Topic: Don Benton
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January 28, 2013 at 6:00 AM
New Obama in office: Many political observers are talking about President Obama’s inaugural address and how, in the second term, he may just let his views hang out there. He does seem to be developing new ways to maneuver around partisan gridlock. The latest example is gun control. Instead of calling up a bunch of moderate Democratic senators and twisting their jittery arms to support his policies, he is taking his case to the public. Their public. Interesting strategy.
Sarah Palin out; her fans’ worst nightmare: Palin has run her course on FOX. She is out as a Fox news contributor.
Washington Sen. Patty Murray is the new Senate budget chairwoman. Slate has a fascinating piece about Murray’s potential impact on budget negotiations.
Closer to home, Don Benton is the star of the local blogs. State Sen. Don Benton, R-Vancouver, barely won re-election. You will recall his race went into recount. But none of that is worrying the state senator these days. He’s a busy guy, introducing a lot of legislation, including a parental notification bill now gaining a lot of attention.
Avoid the crowd in the Seattle mayor’s race. How would you like to be a Seattle Port commissioner? The ad (below) has been appearing in a couple of media locales of late. It’s an ad aimed at filling the port commission seat vacated by Gael Tarleton who has gone to the Legislature. To the uninitiated, it looks like an ad for the four port seats that will be up this fall.
But Port Commissioner Tom Albro says the ad is designed to find good people to fill Tarleton’s spot and serve an important community institution. It doesn’t hurt if it raises the profile and awareness of the work the port does.
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November 12, 2012 at 11:36 AM
State Sen. Don Benton and Rep. Tim Probst are in a virtual dead heat in a battle that will determine whether Democrats maintain their 27-22 Senate majority or see it eroded by one position.
Probst, who lost the lead on Thursday, regained it Friday, out-polling Benton by just 16 votes out of nearly 56,000 counted so far. With Clark County election offices closed Monday, there won’t be another count until Tuesday.
Friday’s election tally showed that 3,580 voters returned ballots but didn’t cast votes in the tight Senate race, which cost the candidates and independent-expenditure campaigns more than $1.2 million. The 17th District includes part of Vancouver and nearby communities.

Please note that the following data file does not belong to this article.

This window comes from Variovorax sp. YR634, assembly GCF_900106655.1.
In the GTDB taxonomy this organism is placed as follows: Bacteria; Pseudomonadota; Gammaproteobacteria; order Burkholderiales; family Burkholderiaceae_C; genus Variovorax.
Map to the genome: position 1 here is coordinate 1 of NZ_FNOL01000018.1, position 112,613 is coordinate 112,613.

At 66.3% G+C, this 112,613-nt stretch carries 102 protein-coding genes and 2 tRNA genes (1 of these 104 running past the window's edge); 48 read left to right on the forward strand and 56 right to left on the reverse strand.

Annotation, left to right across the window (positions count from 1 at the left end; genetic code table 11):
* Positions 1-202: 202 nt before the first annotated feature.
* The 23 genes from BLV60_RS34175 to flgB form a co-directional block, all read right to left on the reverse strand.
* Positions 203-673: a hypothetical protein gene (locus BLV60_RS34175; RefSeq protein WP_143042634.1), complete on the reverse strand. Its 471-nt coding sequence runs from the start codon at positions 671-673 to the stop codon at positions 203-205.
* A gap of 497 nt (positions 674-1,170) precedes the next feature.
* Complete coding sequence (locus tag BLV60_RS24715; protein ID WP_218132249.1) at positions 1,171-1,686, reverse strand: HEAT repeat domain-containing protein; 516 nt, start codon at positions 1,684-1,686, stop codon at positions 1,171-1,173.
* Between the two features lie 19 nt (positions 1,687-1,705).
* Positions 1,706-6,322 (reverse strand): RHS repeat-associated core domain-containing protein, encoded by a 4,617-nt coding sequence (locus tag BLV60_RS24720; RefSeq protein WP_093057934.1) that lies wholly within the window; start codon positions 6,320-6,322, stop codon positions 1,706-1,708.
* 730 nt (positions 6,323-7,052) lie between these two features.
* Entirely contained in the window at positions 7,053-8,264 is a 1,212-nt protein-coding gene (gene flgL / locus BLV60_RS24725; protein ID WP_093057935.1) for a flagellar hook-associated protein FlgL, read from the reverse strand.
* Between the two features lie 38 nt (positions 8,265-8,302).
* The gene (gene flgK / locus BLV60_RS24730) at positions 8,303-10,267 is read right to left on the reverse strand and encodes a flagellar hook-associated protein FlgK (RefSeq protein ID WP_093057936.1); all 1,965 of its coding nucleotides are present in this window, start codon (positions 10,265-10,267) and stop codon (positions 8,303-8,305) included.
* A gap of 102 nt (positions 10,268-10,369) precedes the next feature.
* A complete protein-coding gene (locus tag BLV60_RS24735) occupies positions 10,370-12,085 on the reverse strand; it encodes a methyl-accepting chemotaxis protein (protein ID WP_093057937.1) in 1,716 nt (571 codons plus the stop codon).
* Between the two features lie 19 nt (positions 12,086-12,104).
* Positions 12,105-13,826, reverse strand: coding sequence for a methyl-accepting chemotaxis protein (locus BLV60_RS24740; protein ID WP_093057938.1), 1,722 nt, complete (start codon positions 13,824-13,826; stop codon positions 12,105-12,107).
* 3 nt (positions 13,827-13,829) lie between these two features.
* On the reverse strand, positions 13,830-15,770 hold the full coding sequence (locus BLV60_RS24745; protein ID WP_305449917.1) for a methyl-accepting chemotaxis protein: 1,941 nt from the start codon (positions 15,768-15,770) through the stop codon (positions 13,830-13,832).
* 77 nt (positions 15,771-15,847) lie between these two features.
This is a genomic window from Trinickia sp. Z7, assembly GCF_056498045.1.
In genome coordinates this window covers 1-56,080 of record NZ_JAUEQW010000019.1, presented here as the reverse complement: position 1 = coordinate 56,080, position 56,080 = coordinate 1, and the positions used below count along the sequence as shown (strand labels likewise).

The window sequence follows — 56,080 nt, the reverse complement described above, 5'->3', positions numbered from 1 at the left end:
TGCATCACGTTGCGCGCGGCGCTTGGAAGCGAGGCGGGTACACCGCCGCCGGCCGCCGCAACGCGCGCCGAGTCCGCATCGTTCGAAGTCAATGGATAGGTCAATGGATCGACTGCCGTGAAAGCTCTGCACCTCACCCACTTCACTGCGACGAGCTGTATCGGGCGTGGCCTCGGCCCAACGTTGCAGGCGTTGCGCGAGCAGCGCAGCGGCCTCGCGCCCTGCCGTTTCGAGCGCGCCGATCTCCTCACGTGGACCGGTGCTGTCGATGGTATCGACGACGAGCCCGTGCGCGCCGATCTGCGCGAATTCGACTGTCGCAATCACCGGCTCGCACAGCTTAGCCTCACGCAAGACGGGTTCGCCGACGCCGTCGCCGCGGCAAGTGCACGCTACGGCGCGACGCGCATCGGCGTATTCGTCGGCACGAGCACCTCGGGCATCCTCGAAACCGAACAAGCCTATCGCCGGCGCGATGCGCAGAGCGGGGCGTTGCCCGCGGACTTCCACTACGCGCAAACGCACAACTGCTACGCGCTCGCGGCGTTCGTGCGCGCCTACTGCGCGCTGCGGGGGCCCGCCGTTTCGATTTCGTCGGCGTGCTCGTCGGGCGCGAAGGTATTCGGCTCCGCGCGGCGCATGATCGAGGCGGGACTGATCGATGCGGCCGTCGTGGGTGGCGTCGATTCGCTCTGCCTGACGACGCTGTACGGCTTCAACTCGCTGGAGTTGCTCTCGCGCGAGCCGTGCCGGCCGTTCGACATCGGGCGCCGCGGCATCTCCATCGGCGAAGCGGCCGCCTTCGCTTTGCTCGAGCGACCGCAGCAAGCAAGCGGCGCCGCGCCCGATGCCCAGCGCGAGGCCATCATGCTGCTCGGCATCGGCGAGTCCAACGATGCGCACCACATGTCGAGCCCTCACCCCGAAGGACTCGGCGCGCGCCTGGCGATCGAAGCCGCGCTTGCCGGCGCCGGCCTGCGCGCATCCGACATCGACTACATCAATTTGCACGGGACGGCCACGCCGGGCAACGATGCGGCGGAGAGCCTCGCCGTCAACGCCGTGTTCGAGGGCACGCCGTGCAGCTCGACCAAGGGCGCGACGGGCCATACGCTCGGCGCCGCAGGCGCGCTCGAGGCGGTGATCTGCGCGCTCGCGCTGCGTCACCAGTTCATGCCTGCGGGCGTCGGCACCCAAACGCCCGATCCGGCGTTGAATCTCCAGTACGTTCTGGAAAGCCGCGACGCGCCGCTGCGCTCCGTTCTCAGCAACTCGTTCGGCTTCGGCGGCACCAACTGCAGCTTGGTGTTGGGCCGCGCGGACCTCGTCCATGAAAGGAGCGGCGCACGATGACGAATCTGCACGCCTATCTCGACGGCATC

The Republican Party will gain one seat in the Senate if Benton wins. In other contests, the GOP picked up two seats, through Rep. Bruce Dammeier’s victory over Eric Herde for an open seat in the 25th District in Pierce County, and Rep. Barbara Bailey’s defeat of Sen. Mary Margaret Haugen in the 10th District, which includes Island County and parts of Skagit and Snohomish counties.
Those Republican wins were partly offset by Democrat Mark Mullet’s decisive victory over Republican Brian Toft in King County’s 5th District. Toft conceded to Mullet Friday.
September 18, 2012 at 11:58 AM
Editor’s note: This post was updated at 12:20 p.m. to include comments from state Sen. Don Benton.
We’re less than 50 days away from the general election now, which means that campaign attacks and responses are ramping up.
But while we’re used to hearing candidates complain that their opponent is distorting their records, it’s not everyday you see a lawsuit threat.
That’s exactly what’s happening in southwest Washington, where state Sen. Don Benton, R-Vancouver, sent a cease and desist letter last week to his Democratic opponent, state Rep. Tim Probst. The letter, written by Oregon attorney Peter Mozena, called for Probst to stop making three “false and misleading” claims about Benton — that he missed a lot of votes as a state senator, that he received compensation of more than $1 million as a senator and that he was forced to resign as the state GOP chairman.
“Your making such statements against Senator Benton puts you in a position to bear the liability for your actions under the law of defamation relating to public officials,” Mozena wrote in the two-page letter, released this week by the Probst campaign. “The damages to Senator Benton’s reputation would exceed one million dollars.
In an interview, Benton called the claims — particularly the one about him being forced to resign as state party chairman — “despicable,” “outright fabrications” and “blatant lies.”
In response, the Probst campaign put out a five-page memo defending the claims that Benton is disputing.
The memo cited WashingtonVotes.org as showing that Benton has missed 299 votes, or 12.1 percent of votes since 2009; The Columbian as reporting that Benton’s salary and office expenses totaled more than $1 million since 1996; and Roll Call and The Seattle Times as discussing Benton’s controversial departure from the state GOP chairman job in 2001.
“These are true and relevant job performance facts,” Probst said in a news release. “It’s disappointing that Benton’s instinct is to threaten people with frivolous lawsuits.”
Benton shot back that what was really disappointing was Probst choosing to publicize the dispute.
“He can defend his claims in court. Just let him lie it again and we’ll see how defensible his claims are,” Benton said. “The man is lying about my public service and is fabricating stories about my public service and if he continues to do so, I will absolutely take legal action against him for slanderous behavior.”
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